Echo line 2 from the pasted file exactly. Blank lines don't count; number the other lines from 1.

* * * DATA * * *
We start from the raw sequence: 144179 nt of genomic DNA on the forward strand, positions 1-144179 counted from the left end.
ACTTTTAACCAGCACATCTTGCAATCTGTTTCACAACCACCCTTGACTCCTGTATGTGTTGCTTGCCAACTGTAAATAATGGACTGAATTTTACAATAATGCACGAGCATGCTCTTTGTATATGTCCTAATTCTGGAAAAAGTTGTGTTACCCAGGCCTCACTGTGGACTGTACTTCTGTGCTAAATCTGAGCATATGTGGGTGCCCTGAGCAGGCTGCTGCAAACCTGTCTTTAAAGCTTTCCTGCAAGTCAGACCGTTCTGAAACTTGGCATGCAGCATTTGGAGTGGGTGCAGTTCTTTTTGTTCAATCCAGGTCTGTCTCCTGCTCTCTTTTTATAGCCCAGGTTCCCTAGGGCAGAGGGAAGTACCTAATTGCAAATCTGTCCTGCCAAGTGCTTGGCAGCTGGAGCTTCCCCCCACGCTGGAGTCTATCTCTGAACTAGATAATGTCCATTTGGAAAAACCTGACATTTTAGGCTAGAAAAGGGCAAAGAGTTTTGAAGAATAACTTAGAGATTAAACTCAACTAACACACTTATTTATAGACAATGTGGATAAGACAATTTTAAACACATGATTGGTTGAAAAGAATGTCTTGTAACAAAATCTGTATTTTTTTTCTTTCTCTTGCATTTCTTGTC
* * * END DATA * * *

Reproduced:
ACTTTTAACCAGCACATCTTGCAATCTGTTTCACAACCACCCTTGACTCCTGTATGTGTTGCTTGCCAACTGTAAATAATGGACTGAATTTTACAATAATGCACGAGCATGCTCTTTGTATATGTCCTAATTCTGGAAAAAGTTGTGTTACCCAGGCCTCACTGTGGACTGTACTTCTGTGCTAAATCTGAGCATATGTGGGTGCCCTGAGCAGGCTGCTGCAAACCTGTCTTTAAAGCTTTCCTGCAAGTCAGACCGTTCTGAAACTTGGCATGCAGCATTTGGAGTGGGTGCAGTTCTTTTTGTTCAATCCAGGTCTGTCTCCTGCTCTCTTTTTATAGCCCAGGTTCCCTAGGGCAGAGGGAAGTACCTAATTGCAAATCTGTCCTGCCAAGTGCTTGGCAGCTGGAGCTTCCCCCCACGCTGGAGTCTATCTCTGAACTAGATAATGTCCATTTGGAAAAACCTGACATTTTAGGCTAGAAAAGGGCAAAGAGTTTTGAAGAATAACTTAGAGATTAAACTCAACTAACACACTTATTTATAGACAATGTGGATAAGACAATTTTAAACACATGATTGGTTGAAAAGAATGTCTTGTAACAAAATCTGTATTTTTTTTCTTTCTCTTGCATTTCTTGTC